I drew a blank when I first saw today’s prompt and ended up Googling “moth-craft” for the first twenty minutes until something came to mind. After that I just started writing with the prompt written out in front of me until I came up with something remotely cohesive. This piece is shorter than most of the other ones I’ve written so far, and I definitely didn’t have any issues keeping it under 1,000 words. Anyway, here’s Day 6:

Prompt: “A moth-craft, ether, a plant that tells your fortune.”


I held the pliers painstakingly still as I waited for the glue to dry. It took all of my self-discipline to resist the urge to rush. This was the fourth moth-craft I’d put together today, and I was far past frustrated. “Tell me something useful you piece of crap,” I grumbled as I finished my mental thirty count.

Gingerly placing the moth on the table in front of me, I gave it a cursory inspection. Roughly twice the size of my palm, it was smaller than the other three before it, but I was quickly running out of materials and really didn’t feel like rushing to the store for more—not that I’d have the time to make the trip anyway.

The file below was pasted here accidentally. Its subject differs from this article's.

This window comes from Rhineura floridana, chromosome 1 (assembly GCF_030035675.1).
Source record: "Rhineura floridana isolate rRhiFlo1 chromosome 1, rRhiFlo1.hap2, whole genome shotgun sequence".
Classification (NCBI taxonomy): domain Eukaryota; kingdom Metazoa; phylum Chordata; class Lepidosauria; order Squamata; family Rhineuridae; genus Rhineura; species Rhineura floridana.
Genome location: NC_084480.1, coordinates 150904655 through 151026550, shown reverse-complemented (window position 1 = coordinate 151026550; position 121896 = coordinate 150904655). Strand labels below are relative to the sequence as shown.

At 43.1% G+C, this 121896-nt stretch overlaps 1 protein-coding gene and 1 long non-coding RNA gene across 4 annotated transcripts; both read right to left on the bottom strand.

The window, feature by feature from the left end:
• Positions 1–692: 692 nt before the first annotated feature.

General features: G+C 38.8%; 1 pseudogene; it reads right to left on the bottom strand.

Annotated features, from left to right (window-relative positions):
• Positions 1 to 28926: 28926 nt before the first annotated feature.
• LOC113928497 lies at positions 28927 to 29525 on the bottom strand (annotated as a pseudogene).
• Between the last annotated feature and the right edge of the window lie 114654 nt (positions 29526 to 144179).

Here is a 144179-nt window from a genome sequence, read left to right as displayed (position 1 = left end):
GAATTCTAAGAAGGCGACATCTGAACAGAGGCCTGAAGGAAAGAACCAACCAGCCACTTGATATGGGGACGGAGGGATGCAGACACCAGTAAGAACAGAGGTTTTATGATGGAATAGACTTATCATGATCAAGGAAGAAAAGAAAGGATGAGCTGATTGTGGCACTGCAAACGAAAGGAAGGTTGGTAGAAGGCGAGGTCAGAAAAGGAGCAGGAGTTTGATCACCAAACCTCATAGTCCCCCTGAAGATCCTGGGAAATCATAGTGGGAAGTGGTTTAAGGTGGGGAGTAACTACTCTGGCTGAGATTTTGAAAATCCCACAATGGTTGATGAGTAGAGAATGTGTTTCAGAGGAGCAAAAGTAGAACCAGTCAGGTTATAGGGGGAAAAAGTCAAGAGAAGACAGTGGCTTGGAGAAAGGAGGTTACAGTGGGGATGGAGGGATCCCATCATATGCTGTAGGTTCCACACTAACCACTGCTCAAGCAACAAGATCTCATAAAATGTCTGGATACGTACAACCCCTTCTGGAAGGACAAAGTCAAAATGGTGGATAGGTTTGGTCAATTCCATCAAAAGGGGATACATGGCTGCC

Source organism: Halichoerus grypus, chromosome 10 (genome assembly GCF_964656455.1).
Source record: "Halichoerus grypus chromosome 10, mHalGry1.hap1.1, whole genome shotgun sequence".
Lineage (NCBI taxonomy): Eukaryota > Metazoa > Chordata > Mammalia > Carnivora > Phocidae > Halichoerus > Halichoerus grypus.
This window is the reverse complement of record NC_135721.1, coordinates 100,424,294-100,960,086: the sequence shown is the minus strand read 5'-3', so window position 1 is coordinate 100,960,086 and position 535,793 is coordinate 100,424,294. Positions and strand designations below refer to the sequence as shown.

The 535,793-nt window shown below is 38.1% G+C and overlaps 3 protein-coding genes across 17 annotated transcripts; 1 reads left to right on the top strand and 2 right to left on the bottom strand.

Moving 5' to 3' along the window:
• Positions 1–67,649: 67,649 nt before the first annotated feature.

Creative Writing, Writing

100 Days of Flash Fiction: Day 5

I had a little bit of trouble picking a direction to go with today’s prompt. It took me about 600 words of nothing to come up with what I ended up writing. I think this is a piece I’m definitely going to revisit at some point and give an edit. I came up with some interesting ideas I’d love to explore towards the end of writing this and I definitely want to explore the characters of Kayden and Raine more (Raine especially since she never really got any “screen time” so to speak). Anyway, without further ado, here’s Day 5:

Prompt: “The dress spoke for her…”


Kayden didn’t have to speak a word to hold the old man’s attention. The dress spoke for her. A deep navy, almost black, the floor-length gown was a strong contrast to her waves of rust-colored hair. Strapless and cut just low enough to make imaginations run wild, Kayden had spent the better part of the last three days finding the right tailor to make sure every aspect fit her figure perfectly.

Creative Writing, Writing

100 Days of Flash Fiction: Day 3